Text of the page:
At the beginning of December, I got commissioned to make three lathe turned wine buckets.
Yep, you read that right, wine buckets.
You know, buckets to hold ice and water and keep a bottle of wine cold. Yeah, like that.
The buyer saw one of my urns, on the desk in my wife’s office in the Port of Anchorage, this one actually:
And he wanted something similar in style.
Hmmm. Here’s the problem – making an urn, which sits displayed on a desk in a stable environment, is one thing. Making a wooden bucket that’s going to be filled with water and ice is something else entirely. Ice water implies condensation, and big temperature gradients, and lots of moisture, thermal expansion and contraction and a number of other things that don’t go well with woodwork, especially woodwork turned from green birch.
What I needed was a way manage all those problems and still be able to create artwork similar to the piece above.
After a little research, I obtained a number of generic wine buckets from my local supplier of fine culinary products for low prices (The Wasilla Target). Each bucket was a plain stainless steel cylinder, 6 inches in diameter (large enough to fit a standard wine bottle, or a couple of magnum sized bottles if you use a hammer) and 13 inches tall. With a vacuum core between the inner and outer surfaces like an insulated metal coffee mug to reduce heat transfer and prevent condensation.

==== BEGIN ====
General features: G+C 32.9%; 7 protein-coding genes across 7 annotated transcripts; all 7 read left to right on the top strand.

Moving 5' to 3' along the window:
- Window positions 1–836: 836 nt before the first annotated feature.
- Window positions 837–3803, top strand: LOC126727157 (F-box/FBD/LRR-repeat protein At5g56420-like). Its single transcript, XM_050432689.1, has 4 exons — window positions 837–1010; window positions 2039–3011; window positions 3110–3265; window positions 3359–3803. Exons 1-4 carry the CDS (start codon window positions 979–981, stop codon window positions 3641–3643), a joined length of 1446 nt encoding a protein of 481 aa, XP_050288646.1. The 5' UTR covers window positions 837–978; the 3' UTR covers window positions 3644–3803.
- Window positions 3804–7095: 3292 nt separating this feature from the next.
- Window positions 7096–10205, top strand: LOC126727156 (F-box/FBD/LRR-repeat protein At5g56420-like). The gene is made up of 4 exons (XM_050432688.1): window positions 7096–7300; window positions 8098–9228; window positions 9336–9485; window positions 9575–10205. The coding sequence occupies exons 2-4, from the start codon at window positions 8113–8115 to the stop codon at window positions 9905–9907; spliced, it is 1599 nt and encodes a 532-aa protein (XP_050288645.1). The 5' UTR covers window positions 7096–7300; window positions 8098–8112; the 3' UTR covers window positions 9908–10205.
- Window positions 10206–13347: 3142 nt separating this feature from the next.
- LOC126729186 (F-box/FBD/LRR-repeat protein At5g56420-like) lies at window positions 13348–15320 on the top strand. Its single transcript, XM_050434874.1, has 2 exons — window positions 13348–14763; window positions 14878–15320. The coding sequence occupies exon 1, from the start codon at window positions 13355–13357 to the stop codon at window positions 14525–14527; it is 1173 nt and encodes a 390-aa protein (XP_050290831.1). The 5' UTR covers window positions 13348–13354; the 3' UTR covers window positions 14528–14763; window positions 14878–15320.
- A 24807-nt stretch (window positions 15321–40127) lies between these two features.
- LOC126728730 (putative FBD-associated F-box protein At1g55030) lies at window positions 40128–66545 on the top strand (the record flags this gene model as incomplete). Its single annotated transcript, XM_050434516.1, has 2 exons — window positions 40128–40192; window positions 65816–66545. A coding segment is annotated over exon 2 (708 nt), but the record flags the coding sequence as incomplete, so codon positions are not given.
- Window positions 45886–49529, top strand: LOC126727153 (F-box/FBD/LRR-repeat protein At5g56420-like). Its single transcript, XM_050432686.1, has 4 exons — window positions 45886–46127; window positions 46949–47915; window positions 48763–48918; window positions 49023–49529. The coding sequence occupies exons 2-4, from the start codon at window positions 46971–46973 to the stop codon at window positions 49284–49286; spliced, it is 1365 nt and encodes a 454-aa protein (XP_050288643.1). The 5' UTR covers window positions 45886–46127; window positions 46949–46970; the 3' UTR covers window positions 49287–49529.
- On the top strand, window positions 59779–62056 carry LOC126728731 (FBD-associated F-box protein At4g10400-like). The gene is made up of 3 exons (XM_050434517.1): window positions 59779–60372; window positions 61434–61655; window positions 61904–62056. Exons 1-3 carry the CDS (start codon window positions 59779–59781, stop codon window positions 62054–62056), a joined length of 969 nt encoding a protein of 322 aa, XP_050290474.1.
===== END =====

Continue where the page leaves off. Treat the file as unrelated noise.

Then I proceeded to build the turned exteriors around the cores. That took about two weeks. Each piece was to be different and unique in design (the buyer intends them to be gifts for three people who all know each other, so they had to be similar, but different enough to be unique).
Each bucket would be made from several different pieces of wood, rather than being turned from a single large blank. This allowed me to more easily shape the final piece around the metal core. I selected the wood and cut it to rough size, then let it dry for a week or so. I cut extra blanks just in case, and to provide a wider range for matching grains and contrasts. The urn in the picture above uses both Alaskan Birch and Bubinga, an exotic hardwood obtained from the flowering tree Guibourtia which grows in the African Congo. It’s frightfully expensive and difficult to work with and has different expansion properties from birch. I was afraid that mixing the two types of wood in the wine buckets would eventually lead to cracking and joint failure. So I decided to make the contrast pieces from 1” thick flat sawn Alaskan Birch heartwood that had been kiln dried and stabilized. See, the contrasting pieces are more than just decorative, they provide stability for the green birchwood that makes up the bulk of the piece. The contrasting pieces are attached cross grain at the top and bottom of each greenwood piece and prevent the drying green wood from distorting. (If you have no idea of what I’m talking about, don’t worry, there’ll be pictures in a minute). Once everything was rough turned, each piece was glued together and allowed to dry for several days. Then the pieces were mounted on the lathe using live centers and a friction chuck and turned to the final shape and burnished.